MoveOn told to move out

Observations on US censorship

As mainstream America worked itself into a state of moral apo-plexy over its brief glimpse of Janet Jackson's nipple during last month's Super Bowl, something else was being blacked out. Besides commercials for beer and fast food, and the now-infamous mammary, the 90 million viewers who tuned in to CBS's coverage should have seen a short film paid for by the activist website

The 30-second piece featured images of grey-faced children performing a series of mundane, low-paid jobs and asked: "Guess who's going to pay off President Bush's $1 trillion tax cut?" MoveOn had raised more than $2m to buy peak-time advertising.

CBS said it didn't want to trouble its viewers with "controversial issues of public importance". Yet during the same match, the broadcaster screened White House-funded images of teenagers slumped unconscious after "drinking and smoking pot". MoveOn accused CBS of "political favouritism", pointing out that its parent company, Viacom, had been among the biggest beneficiaries of the Republicans' loosening of restrictions on media consolidation.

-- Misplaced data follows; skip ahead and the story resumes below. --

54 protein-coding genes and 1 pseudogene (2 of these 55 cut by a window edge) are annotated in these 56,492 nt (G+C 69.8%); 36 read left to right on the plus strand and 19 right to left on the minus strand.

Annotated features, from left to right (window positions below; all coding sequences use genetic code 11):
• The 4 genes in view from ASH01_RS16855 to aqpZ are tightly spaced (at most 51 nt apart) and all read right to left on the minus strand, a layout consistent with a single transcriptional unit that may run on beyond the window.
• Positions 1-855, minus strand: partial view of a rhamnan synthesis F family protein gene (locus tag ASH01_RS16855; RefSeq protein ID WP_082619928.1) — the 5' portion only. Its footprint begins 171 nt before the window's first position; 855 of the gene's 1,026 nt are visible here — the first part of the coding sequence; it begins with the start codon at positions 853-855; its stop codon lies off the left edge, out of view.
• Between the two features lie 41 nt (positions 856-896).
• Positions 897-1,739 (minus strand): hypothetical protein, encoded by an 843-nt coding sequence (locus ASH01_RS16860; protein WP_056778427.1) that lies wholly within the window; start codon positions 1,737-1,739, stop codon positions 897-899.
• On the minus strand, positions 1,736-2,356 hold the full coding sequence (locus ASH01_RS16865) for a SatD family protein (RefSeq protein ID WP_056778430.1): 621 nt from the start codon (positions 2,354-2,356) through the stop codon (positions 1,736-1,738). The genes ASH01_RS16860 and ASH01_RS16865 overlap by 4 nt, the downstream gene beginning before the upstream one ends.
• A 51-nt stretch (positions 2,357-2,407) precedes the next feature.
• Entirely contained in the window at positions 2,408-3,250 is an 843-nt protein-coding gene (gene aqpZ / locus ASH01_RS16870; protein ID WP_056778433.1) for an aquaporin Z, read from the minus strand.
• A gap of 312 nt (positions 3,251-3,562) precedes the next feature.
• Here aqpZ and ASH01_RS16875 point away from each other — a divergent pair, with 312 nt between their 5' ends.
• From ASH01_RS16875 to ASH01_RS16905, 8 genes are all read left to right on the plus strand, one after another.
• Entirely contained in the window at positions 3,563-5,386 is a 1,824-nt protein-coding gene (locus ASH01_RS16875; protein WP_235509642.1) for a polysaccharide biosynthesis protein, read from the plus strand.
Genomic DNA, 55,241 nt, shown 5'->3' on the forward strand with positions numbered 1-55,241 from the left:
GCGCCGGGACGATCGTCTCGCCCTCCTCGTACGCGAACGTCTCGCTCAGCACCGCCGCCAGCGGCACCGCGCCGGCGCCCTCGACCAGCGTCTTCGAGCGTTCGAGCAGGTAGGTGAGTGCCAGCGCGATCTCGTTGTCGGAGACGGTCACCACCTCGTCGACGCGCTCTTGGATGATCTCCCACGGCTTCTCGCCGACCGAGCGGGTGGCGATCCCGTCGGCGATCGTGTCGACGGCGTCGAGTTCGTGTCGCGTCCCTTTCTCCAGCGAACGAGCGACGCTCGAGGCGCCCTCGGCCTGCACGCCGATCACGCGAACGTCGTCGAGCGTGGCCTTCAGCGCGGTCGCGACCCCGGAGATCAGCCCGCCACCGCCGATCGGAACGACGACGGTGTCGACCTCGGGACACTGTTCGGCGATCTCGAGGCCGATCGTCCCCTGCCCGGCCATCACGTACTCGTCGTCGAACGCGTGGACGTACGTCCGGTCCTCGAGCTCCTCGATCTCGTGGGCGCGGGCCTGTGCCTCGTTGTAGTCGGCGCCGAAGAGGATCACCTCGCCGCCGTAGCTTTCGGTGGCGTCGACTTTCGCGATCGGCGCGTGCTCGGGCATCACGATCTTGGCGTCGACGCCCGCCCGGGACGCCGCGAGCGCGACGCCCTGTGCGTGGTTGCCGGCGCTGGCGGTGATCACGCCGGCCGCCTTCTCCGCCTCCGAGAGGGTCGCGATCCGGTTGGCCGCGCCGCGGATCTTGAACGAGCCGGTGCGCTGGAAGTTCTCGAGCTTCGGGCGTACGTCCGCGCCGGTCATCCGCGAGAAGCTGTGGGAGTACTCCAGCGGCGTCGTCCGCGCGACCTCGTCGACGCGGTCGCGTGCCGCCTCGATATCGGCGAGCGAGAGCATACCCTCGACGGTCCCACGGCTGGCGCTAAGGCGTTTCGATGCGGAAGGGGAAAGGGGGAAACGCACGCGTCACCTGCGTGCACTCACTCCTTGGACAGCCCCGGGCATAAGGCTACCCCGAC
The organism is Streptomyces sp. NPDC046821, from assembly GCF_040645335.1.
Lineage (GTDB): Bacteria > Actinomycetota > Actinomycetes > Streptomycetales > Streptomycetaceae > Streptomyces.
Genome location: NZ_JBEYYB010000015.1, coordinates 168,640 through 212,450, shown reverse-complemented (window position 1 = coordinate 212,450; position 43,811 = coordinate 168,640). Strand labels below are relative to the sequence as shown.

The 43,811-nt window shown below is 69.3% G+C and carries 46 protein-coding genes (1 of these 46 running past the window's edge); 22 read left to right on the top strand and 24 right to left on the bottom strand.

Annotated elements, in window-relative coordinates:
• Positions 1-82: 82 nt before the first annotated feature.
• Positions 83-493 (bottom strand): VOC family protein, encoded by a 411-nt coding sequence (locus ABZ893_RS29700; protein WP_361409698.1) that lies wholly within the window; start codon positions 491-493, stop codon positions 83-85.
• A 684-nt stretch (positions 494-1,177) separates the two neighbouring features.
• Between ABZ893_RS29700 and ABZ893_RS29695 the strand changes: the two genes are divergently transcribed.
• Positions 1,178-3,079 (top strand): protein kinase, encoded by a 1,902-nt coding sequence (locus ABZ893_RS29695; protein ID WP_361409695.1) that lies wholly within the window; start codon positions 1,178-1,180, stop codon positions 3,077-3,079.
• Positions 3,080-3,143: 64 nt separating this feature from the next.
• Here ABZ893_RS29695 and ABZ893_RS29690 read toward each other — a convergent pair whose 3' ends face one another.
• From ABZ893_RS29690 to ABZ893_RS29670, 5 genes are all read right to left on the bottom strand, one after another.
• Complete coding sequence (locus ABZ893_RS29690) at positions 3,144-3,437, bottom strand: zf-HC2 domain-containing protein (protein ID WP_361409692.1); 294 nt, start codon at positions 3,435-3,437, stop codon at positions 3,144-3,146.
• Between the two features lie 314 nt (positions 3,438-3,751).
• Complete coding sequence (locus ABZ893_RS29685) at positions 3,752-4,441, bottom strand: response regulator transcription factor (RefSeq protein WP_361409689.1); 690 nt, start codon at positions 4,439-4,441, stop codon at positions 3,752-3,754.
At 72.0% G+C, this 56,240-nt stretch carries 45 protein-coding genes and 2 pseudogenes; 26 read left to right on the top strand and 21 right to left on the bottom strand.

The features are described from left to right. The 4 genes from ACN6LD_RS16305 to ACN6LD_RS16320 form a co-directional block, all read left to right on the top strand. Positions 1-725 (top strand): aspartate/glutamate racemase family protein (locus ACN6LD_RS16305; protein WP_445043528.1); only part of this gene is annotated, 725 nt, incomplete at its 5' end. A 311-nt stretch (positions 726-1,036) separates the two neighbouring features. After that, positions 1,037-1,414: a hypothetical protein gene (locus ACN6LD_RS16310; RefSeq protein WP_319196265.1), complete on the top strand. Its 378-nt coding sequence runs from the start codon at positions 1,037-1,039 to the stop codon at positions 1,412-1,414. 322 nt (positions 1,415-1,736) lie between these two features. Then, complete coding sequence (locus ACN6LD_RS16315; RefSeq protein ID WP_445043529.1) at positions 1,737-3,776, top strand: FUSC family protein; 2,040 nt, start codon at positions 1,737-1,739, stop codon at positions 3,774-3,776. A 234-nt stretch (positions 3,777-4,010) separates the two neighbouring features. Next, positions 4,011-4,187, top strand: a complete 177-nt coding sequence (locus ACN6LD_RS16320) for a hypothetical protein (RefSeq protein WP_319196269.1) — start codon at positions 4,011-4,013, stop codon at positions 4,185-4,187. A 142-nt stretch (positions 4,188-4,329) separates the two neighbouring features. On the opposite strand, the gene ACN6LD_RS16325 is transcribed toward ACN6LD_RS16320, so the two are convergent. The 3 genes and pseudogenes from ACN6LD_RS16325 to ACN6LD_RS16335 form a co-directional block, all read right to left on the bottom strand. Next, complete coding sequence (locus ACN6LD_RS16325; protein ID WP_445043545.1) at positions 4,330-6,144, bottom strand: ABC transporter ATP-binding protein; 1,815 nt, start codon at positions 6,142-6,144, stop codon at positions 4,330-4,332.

Started in 1998 by two dotcom entrepreneurs, found itself in the vanguard of the peace movement after 9/11 when it called for a restrained and multilateral response. It now links 1.7 million people who, faced with a hide-bound media obsessed by personality politics and largely sympathetic to a Republican agenda, are forced on to the internet in search of alternatives. It has taken full-page ads in the Washington Post and New York Times, and received a donation from George Soros.

It wants, just a tiny bit, to level a playing field tilted heavily towards George Bush and his wealthy corporate supporters. But after it launched a $10m campaign of anti-Bush ads across 17 states considered to be the main battlegrounds in the presidential election, the Republican National Committee put pressure on TV stations. The committee accused MoveOn of violating campaign finance law and warned the stations to "refrain from complicity in any illegal activity". But the MoveOn president, Wes Boyd, says: "Our lawyers assure us that our advertising, and the small contributions from tens of thousands of our members that pay for it, conform in every way to existing finance laws." The administration, he points out, has no problems using federal funds to run ads promoting its Medicare reforms.

This article first appeared in the 29 March 2004 issue of the New Statesman, The power of martyrdom